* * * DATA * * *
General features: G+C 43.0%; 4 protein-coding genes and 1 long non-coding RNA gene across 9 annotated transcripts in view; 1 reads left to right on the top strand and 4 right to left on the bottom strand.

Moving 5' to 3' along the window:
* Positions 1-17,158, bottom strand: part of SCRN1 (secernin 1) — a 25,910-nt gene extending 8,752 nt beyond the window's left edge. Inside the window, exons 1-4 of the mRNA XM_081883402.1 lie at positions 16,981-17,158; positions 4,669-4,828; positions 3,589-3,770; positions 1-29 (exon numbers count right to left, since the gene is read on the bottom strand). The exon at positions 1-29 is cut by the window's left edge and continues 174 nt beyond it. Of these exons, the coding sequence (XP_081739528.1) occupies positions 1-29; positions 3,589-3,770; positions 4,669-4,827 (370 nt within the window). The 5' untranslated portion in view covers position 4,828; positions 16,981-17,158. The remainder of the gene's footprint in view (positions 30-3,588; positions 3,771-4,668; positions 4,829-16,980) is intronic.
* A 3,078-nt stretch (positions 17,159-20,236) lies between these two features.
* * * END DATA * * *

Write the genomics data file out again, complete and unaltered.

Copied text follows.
General features: G+C 43.0%; 4 protein-coding genes and 1 long non-coding RNA gene across 9 annotated transcripts in view; 1 reads left to right on the top strand and 4 right to left on the bottom strand.

Moving 5' to 3' along the window:
* Positions 1-17,158, bottom strand: part of SCRN1 (secernin 1) — a 25,910-nt gene extending 8,752 nt beyond the window's left edge. Inside the window, exons 1-4 of the mRNA XM_081883402.1 lie at positions 16,981-17,158; positions 4,669-4,828; positions 3,589-3,770; positions 1-29 (exon numbers count right to left, since the gene is read on the bottom strand). The exon at positions 1-29 is cut by the window's left edge and continues 174 nt beyond it. Of these exons, the coding sequence (XP_081739528.1) occupies positions 1-29; positions 3,589-3,770; positions 4,669-4,827 (370 nt within the window). The 5' untranslated portion in view covers position 4,828; positions 16,981-17,158. The remainder of the gene's footprint in view (positions 30-3,588; positions 3,771-4,668; positions 4,829-16,980) is intronic.
* A 3,078-nt stretch (positions 17,159-20,236) lies between these two features.